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Information about Lyme Disease Treatment
Lyme disease, sometimes referred to as Lyme infection, is a bacterial illness, transmitted to humans by the bite of deer ticks (Ixodes ticks) carrying a bacterium known as Borrelia burgdorferi. The disease has been reported in the Northeast, Mid-Atlantic, North Central, and Pacific coastal regions of the United States and in Europe, where it was first described almost 100 years ago. It is most prevalent in the northeastern states of the United States, with about half of all cases clustered in New York and Connecticut.
Oral antibiotics usually doxycycline for adults and children older than 8, or amoxicillin or cefuroxime axetil for adults, younger children and pregnant or breast-feeding women are the standard treatment for early-stage Lyme disease. These drugs often clear the infection and prevent complications. A 14- to 21-day course of antibiotics is usually recommended, but some studies suggest that courses lasting 10 to 14 days are equally effective. In some cases, longer treatment has been linked to serious complications.
Bb contains beta lactamases, which, with some strains, may confer resistance to cephalosporins and penicillins. This is apparently a slowly acting enzyme system, and may be overcome by higher or more continuous drug levels especially when maintained by continuous infusions (cefotaxime) and by depot preparations (benzathine penicillin). Nevertheless, some penicillin and cephalosporin treatment failures do occur and have responded to sulbactam/ampicillin, imipenim, and vancomycin, which act through different cell wall mechanisms than penicillin and the cephalosporins.
High-pressure (hyperbaric) oxygen is legitimately used to treat deep sea divers suffering from decompression sickness (“the bends”) and smoke inhalation, and to help treat several other conditions. There are 300 hyperbaric facilities in the United States. Some of these facilities have been used to treat AIDS, chronic fatigue syndrome, and Lyme disease. The Lyme patients subjecting themselves to long hours in these small chambers apparently hope that high-pressure oxygen will enhance oxygen-dependent immune mechanisms and kill spirochetes lurking beyond the reach of antibiotics.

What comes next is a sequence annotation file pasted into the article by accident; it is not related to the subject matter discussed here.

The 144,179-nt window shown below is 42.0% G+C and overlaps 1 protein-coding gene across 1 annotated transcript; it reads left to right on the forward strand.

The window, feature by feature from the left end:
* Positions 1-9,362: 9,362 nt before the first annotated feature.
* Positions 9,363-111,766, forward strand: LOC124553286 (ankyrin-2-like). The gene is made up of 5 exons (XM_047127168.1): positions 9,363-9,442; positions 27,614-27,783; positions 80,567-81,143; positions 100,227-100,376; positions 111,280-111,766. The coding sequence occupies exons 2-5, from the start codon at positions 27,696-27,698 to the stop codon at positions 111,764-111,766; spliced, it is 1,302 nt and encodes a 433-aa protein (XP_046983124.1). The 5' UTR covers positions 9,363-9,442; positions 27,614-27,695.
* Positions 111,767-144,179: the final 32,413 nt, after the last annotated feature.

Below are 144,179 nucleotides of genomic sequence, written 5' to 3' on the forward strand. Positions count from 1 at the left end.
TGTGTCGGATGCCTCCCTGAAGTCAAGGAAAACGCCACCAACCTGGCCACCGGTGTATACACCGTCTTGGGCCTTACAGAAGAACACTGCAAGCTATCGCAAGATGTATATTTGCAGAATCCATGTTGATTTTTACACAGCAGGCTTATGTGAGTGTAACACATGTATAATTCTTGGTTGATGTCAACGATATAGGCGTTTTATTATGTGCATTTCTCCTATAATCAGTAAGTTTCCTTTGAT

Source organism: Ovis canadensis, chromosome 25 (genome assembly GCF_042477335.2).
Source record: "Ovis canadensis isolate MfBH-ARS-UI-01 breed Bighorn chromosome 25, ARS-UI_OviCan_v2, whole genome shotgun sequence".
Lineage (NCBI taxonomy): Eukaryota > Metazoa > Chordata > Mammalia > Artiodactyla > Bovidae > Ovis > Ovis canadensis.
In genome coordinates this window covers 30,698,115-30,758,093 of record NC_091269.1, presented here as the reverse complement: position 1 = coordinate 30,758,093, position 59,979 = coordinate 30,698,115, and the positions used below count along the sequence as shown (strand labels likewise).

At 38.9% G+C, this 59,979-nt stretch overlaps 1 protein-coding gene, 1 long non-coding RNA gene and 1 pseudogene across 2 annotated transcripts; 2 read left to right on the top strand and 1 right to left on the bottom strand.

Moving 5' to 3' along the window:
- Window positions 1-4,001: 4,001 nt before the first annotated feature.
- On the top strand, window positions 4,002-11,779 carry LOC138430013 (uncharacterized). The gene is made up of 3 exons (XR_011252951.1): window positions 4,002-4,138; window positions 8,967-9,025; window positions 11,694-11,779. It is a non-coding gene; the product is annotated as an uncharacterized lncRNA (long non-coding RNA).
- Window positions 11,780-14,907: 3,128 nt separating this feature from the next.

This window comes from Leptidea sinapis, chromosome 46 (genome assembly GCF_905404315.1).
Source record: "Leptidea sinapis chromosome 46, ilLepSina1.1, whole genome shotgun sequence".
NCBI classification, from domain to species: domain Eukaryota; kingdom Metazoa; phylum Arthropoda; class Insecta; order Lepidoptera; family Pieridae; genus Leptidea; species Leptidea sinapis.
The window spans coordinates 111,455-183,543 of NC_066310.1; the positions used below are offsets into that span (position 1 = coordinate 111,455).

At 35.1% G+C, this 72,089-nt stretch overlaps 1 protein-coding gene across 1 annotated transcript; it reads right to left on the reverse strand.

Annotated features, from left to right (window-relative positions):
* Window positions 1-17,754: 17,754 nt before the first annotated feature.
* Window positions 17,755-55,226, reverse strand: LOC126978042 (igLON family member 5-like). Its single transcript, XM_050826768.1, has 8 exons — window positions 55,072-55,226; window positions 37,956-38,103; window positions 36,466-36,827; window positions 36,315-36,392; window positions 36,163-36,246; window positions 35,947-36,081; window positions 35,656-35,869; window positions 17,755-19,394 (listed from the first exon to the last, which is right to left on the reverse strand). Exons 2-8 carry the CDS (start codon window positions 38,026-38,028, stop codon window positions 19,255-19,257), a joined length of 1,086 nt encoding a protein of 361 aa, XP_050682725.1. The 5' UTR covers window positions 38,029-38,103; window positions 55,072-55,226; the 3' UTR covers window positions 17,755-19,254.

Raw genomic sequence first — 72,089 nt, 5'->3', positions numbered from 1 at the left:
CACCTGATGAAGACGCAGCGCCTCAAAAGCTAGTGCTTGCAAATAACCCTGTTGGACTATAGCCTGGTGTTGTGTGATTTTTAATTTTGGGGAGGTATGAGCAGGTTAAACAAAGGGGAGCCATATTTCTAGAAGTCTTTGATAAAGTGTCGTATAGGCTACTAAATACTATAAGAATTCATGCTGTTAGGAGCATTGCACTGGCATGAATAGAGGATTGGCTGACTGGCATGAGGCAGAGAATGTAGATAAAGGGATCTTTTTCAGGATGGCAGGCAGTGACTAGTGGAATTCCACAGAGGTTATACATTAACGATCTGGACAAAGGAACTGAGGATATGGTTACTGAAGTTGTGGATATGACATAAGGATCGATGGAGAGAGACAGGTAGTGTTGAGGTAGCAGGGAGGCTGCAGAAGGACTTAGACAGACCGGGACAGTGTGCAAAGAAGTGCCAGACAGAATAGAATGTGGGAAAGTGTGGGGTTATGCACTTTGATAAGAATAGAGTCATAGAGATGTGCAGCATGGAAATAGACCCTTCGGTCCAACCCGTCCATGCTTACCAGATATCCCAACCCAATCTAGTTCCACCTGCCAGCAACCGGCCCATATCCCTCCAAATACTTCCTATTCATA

Doxycycline (also effectively treats most other tick-borne diseases; not given to children under age 9, pregnant women, or women who are breastfeeding because it can stain the permanent teeth developing in young children or unborn babies)
Doxycycline – bacteriostatic properties stops synthesis of bacteria replication. Inhibits bacterial protein synthesis. Amoxicillin – bacteriostatic properties do not kill bacterium, but do halt bacterial growth by inhibition of cell wall synthesis. Ceftriaxone – (intravenous therapy) bactericidal properties kill bacterium. Wear a hat and a long-sleeved shirt for added protection. Wear light-colored clothing so that ticks can be spotted more easily. Wash all clothes after leaving tick-infested areas, and bathe and shampoo your child thoroughly to eliminate any unseen ticks.
Intravenous therapy is usually started in a healthcare provider’s office or emergency department. It can be continued at home and monitored by a visiting or home health nurse. Patients receiving home intravenous therapy should monitor themselves for symptoms of infection or inflammation at the site of the IV line (pain, redness, and swelling) and symptoms of blood clots in the vein (pain and swelling in the arm or armpit).
A 3- to 4-week course of antibiotic treatment using doxicycline or amoxicillin is generally effective in early disease. Cefuroxime axetil and erythromycin are alternatives. Oral penicillin is usually prescribed for children. When given in the early stages, these drugs can minimize later complications.
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Information about Lyme Disease Treatment }